The Oregon People’s Rebate volunteers had originally hoped to get the initiative on the 2020 ballot but the group got a late start and had issues trying to collect signatures with the pandemic in full swing.

The group is now trying to collect signatures by mail through a form on its website. They’ll follow up this coming spring by getting out to chosen venues with their clipboards, much like others who are trying to collect signatures for initiatives.

“But we have this advantage that we’re a little bit early,” Gisbert said. “We’re excited about doing it that way … it’s kind of an innovative thing that hasn’t been done yet.”

On the minimum tax rate part of the plan, Gisbert said corporations earning more than $25 million per year are paying less than one-eighth of 1%, a number lower than what the average individual shells out.

The initiative increases that corporate minimum to 3% on dollars earned above the $25 million mark. Only income earned in Oregon would be subject to the tax. Businesses already paying 3% or more in taxes would not see an increase.

“The minimum corporate tax to us feels like it’s unconsciously low,” Gisbert said. “By raising that, it doesn’t matter how many loopholes there are above it, corporations have to pay that (minimum tax).”

But could an increase in the corporate minimum lead to businesses leaving Oregon? Gisbert says the answer should be no because the tax applies regardless of where the company is located. It’s a tax on revenue earned in Oregon.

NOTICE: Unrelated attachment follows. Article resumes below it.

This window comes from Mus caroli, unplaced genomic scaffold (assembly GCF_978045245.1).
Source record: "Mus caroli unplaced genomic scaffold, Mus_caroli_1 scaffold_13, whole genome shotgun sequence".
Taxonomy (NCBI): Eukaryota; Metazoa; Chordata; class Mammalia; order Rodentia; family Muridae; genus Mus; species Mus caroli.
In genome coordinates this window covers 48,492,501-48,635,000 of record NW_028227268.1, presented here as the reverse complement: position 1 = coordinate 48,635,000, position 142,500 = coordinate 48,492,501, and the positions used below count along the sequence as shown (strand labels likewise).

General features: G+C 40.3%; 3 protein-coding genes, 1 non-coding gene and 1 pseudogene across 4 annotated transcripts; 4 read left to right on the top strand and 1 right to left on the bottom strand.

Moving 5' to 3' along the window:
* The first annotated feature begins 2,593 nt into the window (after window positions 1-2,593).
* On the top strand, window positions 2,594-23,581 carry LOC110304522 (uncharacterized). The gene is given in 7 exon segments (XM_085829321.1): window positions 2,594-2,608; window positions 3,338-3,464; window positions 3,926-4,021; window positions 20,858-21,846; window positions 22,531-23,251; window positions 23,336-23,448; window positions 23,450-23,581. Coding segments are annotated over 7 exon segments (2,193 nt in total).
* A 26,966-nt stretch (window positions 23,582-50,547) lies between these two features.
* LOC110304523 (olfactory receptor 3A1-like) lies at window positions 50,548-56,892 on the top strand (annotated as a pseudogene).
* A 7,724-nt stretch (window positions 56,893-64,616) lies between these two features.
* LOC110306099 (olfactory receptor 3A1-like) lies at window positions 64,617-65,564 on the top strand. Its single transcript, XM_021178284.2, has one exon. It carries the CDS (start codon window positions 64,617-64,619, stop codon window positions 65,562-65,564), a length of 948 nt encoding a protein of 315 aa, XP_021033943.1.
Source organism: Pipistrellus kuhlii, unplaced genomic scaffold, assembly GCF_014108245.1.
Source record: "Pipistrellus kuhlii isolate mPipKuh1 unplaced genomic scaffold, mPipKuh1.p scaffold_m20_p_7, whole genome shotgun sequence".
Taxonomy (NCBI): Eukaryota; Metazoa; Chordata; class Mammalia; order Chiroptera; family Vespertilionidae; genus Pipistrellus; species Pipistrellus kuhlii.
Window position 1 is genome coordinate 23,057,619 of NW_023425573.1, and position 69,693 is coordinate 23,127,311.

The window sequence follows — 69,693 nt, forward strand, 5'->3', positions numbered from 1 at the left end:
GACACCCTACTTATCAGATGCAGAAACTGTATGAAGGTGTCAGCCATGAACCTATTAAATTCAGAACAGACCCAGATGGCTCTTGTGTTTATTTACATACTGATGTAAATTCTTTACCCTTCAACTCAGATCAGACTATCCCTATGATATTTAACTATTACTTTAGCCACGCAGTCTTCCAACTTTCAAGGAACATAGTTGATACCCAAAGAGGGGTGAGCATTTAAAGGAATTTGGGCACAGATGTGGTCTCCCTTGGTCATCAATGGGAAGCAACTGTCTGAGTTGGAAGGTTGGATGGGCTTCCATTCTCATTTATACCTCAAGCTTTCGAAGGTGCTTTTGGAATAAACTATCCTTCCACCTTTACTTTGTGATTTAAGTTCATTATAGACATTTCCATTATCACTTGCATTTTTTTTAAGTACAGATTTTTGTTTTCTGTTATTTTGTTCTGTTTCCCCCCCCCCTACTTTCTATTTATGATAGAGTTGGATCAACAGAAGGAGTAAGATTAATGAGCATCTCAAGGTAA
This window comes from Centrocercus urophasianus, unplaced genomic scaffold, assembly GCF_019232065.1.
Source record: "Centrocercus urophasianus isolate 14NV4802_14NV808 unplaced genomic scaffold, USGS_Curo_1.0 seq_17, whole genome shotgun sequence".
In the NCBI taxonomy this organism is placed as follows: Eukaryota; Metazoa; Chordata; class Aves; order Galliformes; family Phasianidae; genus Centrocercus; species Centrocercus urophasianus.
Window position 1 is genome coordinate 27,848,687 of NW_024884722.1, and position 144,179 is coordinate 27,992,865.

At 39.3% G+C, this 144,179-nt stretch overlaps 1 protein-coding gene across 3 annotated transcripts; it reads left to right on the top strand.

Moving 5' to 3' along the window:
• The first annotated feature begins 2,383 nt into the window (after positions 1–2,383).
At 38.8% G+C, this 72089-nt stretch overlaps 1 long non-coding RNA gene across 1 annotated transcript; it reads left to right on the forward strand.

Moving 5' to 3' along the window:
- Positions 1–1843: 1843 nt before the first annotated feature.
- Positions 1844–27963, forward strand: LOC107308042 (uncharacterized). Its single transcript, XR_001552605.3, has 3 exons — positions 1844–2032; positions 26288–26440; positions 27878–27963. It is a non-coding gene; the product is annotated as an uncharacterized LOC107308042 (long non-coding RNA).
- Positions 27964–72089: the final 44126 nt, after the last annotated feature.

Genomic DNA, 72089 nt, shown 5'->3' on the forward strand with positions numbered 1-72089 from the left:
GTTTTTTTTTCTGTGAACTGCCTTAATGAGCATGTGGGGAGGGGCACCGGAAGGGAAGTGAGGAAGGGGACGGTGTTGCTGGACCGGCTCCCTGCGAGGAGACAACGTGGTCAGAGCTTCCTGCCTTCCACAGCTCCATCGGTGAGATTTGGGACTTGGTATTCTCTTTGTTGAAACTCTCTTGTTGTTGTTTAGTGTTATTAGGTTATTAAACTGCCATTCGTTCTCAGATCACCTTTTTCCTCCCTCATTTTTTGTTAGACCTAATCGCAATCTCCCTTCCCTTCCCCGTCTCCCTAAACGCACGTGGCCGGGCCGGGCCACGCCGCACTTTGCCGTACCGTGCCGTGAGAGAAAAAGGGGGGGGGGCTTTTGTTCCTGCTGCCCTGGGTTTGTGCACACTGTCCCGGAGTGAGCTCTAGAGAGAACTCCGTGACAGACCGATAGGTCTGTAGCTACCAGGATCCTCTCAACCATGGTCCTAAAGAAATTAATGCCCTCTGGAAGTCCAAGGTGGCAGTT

If the initiative makes it on the ballot, a likely outcome will be corporations investing in advertising campaigns against its passage.

“Corporations have this playbook that they draw from whenever somebody threatens their bottom line,” Gisbert said, “so we can sort of anticipate the talking point that’s going to basically say that the world’s going to come to an end if they have to pay a little bit more in taxes. We disagree and I think there’s compelling evidence to suggest that’s not the case.”

In recent years, Oregon-based businesses have seen their tax bills go up with passage of the Oregon Corporate Activity Tax, which benefits education funding. The CAT is imposed on businesses at a rate of 0.57% of receipts less deductions on sales over $1 million. A 1% payroll tax to fund paid family medical leave is scheduled to go into effect in 2022.

Gisbert estimates that the rebates would reduce poverty by about 15% in Oregon — 26% when it comes to child poverty. He added that the rebates would not affect any income-based benefits that families or individuals receive.

“There should be no penalty for low-income people to accept the rebate,” Gisbert said. “To us it would be utterly unfair to get penalized.”

However, Gisbert added it cannot control what happens with federal income tax returns — that’s up to the Internal Revenue Service.

“Our federal electeds — we have some language … empowering them to work on making this nontaxable at the federal level,” Gisbert said. “It is a rebate and so you can make the case that it is not income. … At the end of the day, even if you’re taxed on it at the federal level, you’ll still end up with more money than if you don’t.”

People with any of those types of concerns would have the option of declining the rebates. Individuals and families would have the choice of receiving rebates when filing taxes or filling out a form to receive it via electronic means or as a paper check. has no paywall and to keep it that way, we rely on voluntary memberships. If you’re already a member, thank you for contributing. To join our community as a member or to make a one-time contribution, please CLICK HERE.